“Eat your food!” That’s what many of us were told as children. “There are starving children in Africa.” It turns out, however, that we can better contemplate the needs of starving children once our own bellies are full.
Especially at this time of year, it might seem incongruous to think of those in need while we load up on Thanksgiving goodies for ourselves. I know I feel a twinge of guilt while rushing out the grocery store and past the food drive donation box.
Yet gratitude and compassion go hand in hand with full bellies. Recent studies show that we find it easier to turn our eyes to those who are less fortunate when we have enjoyed some abundance ourselves. As Christians, we are designed to both enjoy and share God’s good creation with gratitude and compassion.
As we contemplate our own prosperity, it can prompt us to better love others. One recent study found that people were more generous toward others when they had recently experienced the satisfaction of a need. Comparing hungry people with recently fed people, researchers found that those who had just eaten after being hungry were more willing to help another with a growling stomach. (They weren’t more helpful in general, just when others were hungry.) Another study found that people who were hungry were more likely to avoid others who showed possible signs of disease.
This is no surprise when we consider that compassion and our bellies might go hand in hand, neurologically speaking. The gut has as many neurons in it as does the spinal cord. Many scientists call this neuron-intensive region the “second brain.” Perhaps this is why we have “butterflies” in our stomachs or “gut feelings” about major decisions. The work of digestion is complicated stuff, requiring a fair amount of neural effort, which can also be employed in other ways.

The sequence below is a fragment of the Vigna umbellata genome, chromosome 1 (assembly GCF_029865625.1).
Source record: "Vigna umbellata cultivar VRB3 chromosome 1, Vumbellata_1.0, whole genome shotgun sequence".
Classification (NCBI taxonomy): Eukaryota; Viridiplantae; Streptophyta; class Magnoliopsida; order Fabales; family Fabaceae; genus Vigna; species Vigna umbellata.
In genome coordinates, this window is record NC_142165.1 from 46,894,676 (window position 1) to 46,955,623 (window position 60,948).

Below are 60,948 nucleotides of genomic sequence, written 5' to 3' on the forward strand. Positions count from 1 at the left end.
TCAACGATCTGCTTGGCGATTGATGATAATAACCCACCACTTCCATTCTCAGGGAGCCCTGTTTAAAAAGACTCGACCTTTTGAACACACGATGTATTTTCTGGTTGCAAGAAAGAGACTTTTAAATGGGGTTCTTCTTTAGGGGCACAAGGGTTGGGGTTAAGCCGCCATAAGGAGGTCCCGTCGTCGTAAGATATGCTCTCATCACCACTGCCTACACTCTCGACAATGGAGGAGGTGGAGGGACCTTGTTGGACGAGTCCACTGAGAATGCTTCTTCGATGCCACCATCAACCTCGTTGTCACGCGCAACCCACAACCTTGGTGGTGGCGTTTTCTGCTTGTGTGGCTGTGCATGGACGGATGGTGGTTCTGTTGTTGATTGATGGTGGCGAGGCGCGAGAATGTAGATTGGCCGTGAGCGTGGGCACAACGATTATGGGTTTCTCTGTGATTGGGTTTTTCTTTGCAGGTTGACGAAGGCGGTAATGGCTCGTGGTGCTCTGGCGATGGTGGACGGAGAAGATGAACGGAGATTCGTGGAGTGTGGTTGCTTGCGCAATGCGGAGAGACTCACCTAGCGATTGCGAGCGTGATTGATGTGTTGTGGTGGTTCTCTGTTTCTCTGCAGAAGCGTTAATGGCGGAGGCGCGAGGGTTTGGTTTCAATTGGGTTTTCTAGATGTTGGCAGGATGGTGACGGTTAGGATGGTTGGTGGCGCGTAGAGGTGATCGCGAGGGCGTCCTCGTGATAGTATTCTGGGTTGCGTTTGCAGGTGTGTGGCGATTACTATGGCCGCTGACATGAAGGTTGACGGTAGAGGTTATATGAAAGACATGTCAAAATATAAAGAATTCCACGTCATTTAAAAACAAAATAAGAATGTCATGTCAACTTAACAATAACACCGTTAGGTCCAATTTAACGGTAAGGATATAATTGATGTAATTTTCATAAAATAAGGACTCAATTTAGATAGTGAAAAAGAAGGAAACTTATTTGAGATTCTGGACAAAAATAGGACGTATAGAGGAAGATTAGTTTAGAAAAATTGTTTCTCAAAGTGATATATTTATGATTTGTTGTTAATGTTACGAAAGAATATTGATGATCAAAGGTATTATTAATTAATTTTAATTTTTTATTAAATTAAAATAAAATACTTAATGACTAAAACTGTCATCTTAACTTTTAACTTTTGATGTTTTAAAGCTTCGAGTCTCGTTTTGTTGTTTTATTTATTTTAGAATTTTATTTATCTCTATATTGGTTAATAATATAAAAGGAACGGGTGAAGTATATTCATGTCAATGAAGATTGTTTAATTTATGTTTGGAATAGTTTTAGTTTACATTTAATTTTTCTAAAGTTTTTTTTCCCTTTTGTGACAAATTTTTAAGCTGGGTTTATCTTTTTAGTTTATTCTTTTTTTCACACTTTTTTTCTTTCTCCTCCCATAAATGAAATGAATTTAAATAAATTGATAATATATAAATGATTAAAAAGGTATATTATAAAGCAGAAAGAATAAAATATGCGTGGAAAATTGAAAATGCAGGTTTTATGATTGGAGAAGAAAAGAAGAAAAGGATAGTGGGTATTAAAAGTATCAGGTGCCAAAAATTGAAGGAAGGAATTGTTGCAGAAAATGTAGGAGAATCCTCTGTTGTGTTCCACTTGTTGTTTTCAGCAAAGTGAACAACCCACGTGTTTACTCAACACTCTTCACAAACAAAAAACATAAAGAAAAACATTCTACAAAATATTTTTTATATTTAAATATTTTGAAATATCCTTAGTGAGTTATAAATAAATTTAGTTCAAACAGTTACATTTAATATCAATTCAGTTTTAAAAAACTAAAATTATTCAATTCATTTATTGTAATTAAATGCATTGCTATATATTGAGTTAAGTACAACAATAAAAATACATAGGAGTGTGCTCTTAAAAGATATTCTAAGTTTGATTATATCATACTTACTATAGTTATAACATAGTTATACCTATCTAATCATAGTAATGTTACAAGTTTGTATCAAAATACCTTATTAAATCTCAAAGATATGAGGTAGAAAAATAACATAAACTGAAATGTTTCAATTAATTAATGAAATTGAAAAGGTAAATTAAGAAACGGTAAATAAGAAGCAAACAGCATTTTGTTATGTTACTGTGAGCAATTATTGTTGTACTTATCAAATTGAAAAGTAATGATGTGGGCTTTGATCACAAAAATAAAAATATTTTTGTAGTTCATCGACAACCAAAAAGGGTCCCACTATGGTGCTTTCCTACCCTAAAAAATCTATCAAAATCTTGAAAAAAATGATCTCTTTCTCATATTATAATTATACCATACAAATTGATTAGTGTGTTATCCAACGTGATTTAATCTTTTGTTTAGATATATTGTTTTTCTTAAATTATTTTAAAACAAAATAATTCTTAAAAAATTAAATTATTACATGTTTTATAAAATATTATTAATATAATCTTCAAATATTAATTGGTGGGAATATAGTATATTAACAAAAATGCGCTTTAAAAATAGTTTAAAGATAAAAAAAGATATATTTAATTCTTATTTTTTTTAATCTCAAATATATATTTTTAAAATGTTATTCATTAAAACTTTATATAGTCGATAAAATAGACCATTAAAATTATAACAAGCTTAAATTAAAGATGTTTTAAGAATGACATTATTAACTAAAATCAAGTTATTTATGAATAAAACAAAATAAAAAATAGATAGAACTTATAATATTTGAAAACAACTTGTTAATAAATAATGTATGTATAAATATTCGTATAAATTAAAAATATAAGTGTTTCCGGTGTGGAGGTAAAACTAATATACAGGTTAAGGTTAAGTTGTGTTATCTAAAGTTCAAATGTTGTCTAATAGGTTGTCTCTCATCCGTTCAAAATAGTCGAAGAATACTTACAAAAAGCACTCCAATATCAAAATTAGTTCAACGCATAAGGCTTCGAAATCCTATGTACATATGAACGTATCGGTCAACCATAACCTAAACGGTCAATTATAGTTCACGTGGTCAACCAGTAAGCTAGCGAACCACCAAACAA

One of the main sets of neurons leading from the brain to the gut is the vagus nerve, and this group of cells has a lot to do with compassion. Dacher Keltner, professor and co-director of the Greater Good Science Center at the University of California Berkley, calls the vagus a “caretaking organ.” It is heavily involved in digestion, but also involved in social interaction and compassion.
Keltner writes in his book, Born to Be Good, that people with active vagus nerves tend to have more friends and are perceived as kind and agreeable. “People with elevated baseline vagal tone also reported more optimism … [and] greater compassion and awe.” Perhaps most interestingly, within a three-month period, those with active vagus nerves were more likely to report transformative spiritual experiences, leading to greater acts of altruism and increased connections to other people.
There need not be any conflict between enjoying abundant life and loving our neighbors as ourselves. Jesus calls us not to asceticism (nor gluttony) but to generosity. The gifts of this season should serve as a reminder that our abundance and satisfaction are intimately connected with others’. Our generosity must not end at the oversized piece of pie we slice for ourselves. We were designed to care for others as well.
As we enjoy a good meal, give thanks, and drop a bag of groceries to the local food pantry, we are expressing the fullness of our bodies’ divine design. “Freely you received,” Jesus said. “Freely give.”
Rob Moll is editor at large for Christianity Today and author of What Your Body Knows About God (InterVarsity Press).